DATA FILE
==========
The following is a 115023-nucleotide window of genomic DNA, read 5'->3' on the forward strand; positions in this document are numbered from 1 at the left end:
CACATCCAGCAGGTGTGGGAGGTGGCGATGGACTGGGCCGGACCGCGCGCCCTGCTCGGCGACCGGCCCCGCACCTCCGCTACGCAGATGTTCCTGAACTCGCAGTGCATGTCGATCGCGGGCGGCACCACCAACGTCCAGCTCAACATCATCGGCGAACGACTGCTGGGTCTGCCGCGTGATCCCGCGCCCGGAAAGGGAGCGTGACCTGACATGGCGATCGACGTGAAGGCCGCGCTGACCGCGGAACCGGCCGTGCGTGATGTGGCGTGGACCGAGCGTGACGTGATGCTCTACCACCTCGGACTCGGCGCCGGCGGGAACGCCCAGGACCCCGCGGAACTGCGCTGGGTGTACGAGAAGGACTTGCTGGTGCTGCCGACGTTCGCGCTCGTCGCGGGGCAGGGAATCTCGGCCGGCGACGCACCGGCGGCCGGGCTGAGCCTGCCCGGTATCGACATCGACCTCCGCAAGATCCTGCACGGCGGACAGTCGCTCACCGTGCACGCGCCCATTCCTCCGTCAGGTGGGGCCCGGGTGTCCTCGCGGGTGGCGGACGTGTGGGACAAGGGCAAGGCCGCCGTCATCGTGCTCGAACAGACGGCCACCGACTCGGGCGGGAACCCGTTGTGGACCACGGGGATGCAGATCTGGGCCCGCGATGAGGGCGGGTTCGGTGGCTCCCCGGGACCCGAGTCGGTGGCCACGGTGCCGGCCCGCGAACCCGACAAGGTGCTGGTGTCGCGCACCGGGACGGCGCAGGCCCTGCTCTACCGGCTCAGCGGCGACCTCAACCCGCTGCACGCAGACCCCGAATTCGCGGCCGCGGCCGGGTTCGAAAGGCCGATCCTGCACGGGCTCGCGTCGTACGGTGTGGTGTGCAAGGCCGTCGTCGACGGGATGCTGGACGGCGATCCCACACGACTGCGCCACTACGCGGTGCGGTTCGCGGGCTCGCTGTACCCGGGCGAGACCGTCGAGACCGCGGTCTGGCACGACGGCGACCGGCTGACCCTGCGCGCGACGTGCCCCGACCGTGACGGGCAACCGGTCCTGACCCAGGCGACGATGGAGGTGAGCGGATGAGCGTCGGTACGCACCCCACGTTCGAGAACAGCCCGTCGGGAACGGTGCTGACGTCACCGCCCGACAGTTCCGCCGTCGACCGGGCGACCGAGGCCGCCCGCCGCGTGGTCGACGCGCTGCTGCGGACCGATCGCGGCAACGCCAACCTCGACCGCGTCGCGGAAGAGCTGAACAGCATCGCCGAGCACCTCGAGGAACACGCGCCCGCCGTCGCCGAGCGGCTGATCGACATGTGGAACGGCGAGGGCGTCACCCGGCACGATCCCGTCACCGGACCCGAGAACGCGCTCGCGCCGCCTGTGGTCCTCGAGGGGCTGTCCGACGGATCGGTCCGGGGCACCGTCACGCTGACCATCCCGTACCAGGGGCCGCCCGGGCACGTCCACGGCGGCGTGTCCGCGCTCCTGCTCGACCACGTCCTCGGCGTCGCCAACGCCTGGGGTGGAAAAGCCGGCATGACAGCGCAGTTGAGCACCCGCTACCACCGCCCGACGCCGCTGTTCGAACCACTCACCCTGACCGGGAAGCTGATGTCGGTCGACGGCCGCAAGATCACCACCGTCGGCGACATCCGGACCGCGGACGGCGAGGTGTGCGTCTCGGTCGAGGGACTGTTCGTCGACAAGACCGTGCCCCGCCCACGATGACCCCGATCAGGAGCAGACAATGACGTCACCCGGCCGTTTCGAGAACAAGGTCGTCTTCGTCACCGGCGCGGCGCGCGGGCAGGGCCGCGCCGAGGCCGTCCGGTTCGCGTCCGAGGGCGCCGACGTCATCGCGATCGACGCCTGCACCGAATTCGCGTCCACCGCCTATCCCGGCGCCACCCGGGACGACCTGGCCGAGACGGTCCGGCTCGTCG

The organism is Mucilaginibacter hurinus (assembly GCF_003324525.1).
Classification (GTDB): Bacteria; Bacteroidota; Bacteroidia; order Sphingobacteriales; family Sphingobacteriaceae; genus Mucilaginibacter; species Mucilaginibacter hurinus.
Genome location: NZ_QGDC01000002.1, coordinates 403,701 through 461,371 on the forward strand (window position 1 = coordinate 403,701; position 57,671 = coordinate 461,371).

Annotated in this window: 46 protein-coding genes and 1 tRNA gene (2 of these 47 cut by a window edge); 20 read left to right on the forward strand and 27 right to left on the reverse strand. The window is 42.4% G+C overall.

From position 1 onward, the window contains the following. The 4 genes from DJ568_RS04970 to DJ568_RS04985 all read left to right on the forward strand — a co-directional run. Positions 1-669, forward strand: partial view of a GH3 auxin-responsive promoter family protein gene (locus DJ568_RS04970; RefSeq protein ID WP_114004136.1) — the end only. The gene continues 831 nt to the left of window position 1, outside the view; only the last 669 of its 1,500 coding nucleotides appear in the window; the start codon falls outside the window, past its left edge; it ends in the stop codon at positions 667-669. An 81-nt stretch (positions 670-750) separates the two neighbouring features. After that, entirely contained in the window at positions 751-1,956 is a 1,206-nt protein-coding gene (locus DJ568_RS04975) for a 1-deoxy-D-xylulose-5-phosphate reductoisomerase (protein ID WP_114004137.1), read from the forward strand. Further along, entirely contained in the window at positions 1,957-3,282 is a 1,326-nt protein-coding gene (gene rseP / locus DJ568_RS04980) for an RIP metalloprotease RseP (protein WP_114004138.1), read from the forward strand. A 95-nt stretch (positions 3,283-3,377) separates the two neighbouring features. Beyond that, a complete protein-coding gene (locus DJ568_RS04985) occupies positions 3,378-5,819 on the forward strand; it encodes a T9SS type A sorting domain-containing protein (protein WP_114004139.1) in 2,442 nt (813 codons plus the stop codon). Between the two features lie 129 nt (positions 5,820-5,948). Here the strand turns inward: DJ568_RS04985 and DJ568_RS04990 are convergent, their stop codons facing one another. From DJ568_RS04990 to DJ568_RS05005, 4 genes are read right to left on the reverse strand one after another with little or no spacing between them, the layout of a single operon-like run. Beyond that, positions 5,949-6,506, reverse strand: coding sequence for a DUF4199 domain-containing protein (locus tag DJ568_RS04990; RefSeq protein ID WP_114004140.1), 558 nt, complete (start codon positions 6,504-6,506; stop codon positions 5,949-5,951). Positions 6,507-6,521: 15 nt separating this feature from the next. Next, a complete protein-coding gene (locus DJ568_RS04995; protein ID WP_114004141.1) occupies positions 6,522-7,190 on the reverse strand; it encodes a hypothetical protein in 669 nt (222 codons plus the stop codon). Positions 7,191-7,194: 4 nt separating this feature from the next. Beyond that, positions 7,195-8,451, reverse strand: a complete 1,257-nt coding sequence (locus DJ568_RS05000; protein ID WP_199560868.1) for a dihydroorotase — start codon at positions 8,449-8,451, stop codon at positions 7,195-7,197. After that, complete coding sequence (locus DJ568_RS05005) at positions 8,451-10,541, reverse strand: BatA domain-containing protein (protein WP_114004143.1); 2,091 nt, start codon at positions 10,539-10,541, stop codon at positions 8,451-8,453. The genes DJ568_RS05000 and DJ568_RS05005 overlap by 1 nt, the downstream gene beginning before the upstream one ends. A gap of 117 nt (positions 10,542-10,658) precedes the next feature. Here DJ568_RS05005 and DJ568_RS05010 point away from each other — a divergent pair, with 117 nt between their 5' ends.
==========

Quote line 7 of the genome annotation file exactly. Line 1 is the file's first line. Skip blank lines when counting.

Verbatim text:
From position 1 onward, the window contains the following. The 4 genes from DJ568_RS04970 to DJ568_RS04985 all read left to right on the forward strand — a co-directional run. Positions 1-669, forward strand: partial view of a GH3 auxin-responsive promoter family protein gene (locus DJ568_RS04970; RefSeq protein ID WP_114004136.1) — the end only. The gene continues 831 nt to the left of window position 1, outside the view; only the last 669 of its 1,500 coding nucleotides appear in the window; the start codon falls outside the window, past its left edge; it ends in the stop codon at positions 667-669. An 81-nt stretch (positions 670-750) separates the two neighbouring features. After that, entirely contained in the window at positions 751-1,956 is a 1,206-nt protein-coding gene (locus DJ568_RS04975) for a 1-deoxy-D-xylulose-5-phosphate reductoisomerase (protein ID WP_114004137.1), read from the forward strand. Further along, entirely contained in the window at positions 1,957-3,282 is a 1,326-nt protein-coding gene (gene rseP / locus DJ568_RS04980) for an RIP metalloprotease RseP (protein WP_114004138.1), read from the forward strand. A 95-nt stretch (positions 3,283-3,377) separates the two neighbouring features. Beyond that, a complete protein-coding gene (locus DJ568_RS04985) occupies positions 3,378-5,819 on the forward strand; it encodes a T9SS type A sorting domain-containing protein (protein WP_114004139.1) in 2,442 nt (813 codons plus the stop codon). Between the two features lie 129 nt (positions 5,820-5,948). Here the strand turns inward: DJ568_RS04985 and DJ568_RS04990 are convergent, their stop codons facing one another. From DJ568_RS04990 to DJ568_RS05005, 4 genes are read right to left on the reverse strand one after another with little or no spacing between them, the layout of a single operon-like run. Beyond that, positions 5,949-6,506, reverse strand: coding sequence for a DUF4199 domain-containing protein (locus tag DJ568_RS04990; RefSeq protein ID WP_114004140.1), 558 nt, complete (start codon positions 6,504-6,506; stop codon positions 5,949-5,951). Positions 6,507-6,521: 15 nt separating this feature from the next. Next, a complete protein-coding gene (locus DJ568_RS04995; protein ID WP_114004141.1) occupies positions 6,522-7,190 on the reverse strand; it encodes a hypothetical protein in 669 nt (222 codons plus the stop codon). Positions 7,191-7,194: 4 nt separating this feature from the next. Beyond that, positions 7,195-8,451, reverse strand: a complete 1,257-nt coding sequence (locus DJ568_RS05000; protein ID WP_199560868.1) for a dihydroorotase — start codon at positions 8,449-8,451, stop codon at positions 7,195-7,197. After that, complete coding sequence (locus DJ568_RS05005) at positions 8,451-10,541, reverse strand: BatA domain-containing protein (protein WP_114004143.1); 2,091 nt, start codon at positions 10,539-10,541, stop codon at positions 8,451-8,453. The genes DJ568_RS05000 and DJ568_RS05005 overlap by 1 nt, the downstream gene beginning before the upstream one ends. A gap of 117 nt (positions 10,542-10,658) precedes the next feature. Here DJ568_RS05005 and DJ568_RS05010 point away from each other — a divergent pair, with 117 nt between their 5' ends.